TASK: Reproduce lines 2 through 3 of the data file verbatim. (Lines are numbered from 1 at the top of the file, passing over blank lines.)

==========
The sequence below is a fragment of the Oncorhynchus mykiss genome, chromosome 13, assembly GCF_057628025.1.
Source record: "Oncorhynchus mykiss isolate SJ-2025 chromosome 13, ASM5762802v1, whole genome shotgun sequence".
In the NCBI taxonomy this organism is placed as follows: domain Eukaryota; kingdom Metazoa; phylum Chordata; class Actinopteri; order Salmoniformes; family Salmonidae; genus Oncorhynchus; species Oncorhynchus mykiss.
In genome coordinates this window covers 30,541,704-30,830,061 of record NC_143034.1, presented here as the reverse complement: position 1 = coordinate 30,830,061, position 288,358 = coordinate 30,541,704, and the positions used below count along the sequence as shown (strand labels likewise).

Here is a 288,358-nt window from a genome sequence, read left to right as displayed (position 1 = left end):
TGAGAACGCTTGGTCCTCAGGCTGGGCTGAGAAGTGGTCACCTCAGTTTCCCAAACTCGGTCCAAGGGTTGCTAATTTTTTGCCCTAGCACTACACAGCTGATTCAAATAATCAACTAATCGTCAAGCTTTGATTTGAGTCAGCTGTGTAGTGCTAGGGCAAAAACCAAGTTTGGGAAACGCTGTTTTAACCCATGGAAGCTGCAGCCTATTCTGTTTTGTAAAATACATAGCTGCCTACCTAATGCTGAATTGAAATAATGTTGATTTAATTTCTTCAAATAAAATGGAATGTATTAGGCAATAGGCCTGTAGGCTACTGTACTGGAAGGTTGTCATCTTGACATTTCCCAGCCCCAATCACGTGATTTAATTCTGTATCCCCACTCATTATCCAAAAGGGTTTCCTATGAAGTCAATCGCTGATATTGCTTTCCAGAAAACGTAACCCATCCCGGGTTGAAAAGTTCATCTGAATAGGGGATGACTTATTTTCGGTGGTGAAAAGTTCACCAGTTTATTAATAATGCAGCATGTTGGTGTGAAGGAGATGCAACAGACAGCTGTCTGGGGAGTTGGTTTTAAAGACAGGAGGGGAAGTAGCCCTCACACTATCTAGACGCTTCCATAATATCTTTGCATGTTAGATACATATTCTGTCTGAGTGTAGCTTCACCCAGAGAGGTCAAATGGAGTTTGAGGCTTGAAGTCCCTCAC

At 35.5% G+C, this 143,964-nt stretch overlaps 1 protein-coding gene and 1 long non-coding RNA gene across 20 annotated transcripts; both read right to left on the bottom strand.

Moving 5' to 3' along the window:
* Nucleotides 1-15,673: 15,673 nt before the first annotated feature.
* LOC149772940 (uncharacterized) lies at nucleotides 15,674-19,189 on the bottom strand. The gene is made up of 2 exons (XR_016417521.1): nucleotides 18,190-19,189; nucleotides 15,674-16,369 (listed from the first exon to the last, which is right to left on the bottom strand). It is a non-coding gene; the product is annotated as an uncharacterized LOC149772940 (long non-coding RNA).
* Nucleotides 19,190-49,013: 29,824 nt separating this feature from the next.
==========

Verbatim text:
Source record: "Oncorhynchus mykiss isolate SJ-2025 chromosome 13, ASM5762802v1, whole genome shotgun sequence".
In the NCBI taxonomy this organism is placed as follows: domain Eukaryota; kingdom Metazoa; phylum Chordata; class Actinopteri; order Salmoniformes; family Salmonidae; genus Oncorhynchus; species Oncorhynchus mykiss.